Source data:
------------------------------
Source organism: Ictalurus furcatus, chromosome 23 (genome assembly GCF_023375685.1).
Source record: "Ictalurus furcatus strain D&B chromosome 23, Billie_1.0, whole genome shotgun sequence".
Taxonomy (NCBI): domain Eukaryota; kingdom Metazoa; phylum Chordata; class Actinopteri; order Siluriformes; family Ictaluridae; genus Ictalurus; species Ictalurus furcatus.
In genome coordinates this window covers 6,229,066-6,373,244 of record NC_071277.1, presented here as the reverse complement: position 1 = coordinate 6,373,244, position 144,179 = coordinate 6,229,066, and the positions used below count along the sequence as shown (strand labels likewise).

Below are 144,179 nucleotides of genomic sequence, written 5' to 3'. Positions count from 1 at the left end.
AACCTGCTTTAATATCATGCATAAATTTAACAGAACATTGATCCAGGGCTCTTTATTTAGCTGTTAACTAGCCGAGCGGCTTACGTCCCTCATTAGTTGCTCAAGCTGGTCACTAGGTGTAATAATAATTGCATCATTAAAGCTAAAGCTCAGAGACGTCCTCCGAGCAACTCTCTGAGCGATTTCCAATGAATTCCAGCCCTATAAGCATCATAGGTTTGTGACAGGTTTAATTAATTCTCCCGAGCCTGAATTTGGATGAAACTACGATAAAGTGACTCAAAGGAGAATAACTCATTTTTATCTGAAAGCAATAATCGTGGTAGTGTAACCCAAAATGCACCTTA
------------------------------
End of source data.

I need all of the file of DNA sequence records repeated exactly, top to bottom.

Source organism: Ictalurus furcatus, chromosome 23 (genome assembly GCF_023375685.1).
Source record: "Ictalurus furcatus strain D&B chromosome 23, Billie_1.0, whole genome shotgun sequence".
Taxonomy (NCBI): domain Eukaryota; kingdom Metazoa; phylum Chordata; class Actinopteri; order Siluriformes; family Ictaluridae; genus Ictalurus; species Ictalurus furcatus.
In genome coordinates this window covers 6,229,066-6,373,244 of record NC_071277.1, presented here as the reverse complement: position 1 = coordinate 6,373,244, position 144,179 = coordinate 6,229,066, and the positions used below count along the sequence as shown (strand labels likewise).

Below are 144,179 nucleotides of genomic sequence, written 5' to 3'. Positions count from 1 at the left end.
AACCTGCTTTAATATCATGCATAAATTTAACAGAACATTGATCCAGGGCTCTTTATTTAGCTGTTAACTAGCCGAGCGGCTTACGTCCCTCATTAGTTGCTCAAGCTGGTCACTAGGTGTAATAATAATTGCATCATTAAAGCTAAAGCTCAGAGACGTCCTCCGAGCAACTCTCTGAGCGATTTCCAATGAATTCCAGCCCTATAAGCATCATAGGTTTGTGACAGGTTTAATTAATTCTCCCGAGCCTGAATTTGGATGAAACTACGATAAAGTGACTCAAAGGAGAATAACTCATTTTTATCTGAAAGCAATAATCGTGGTAGTGTAACCCAAAATGCACCTTA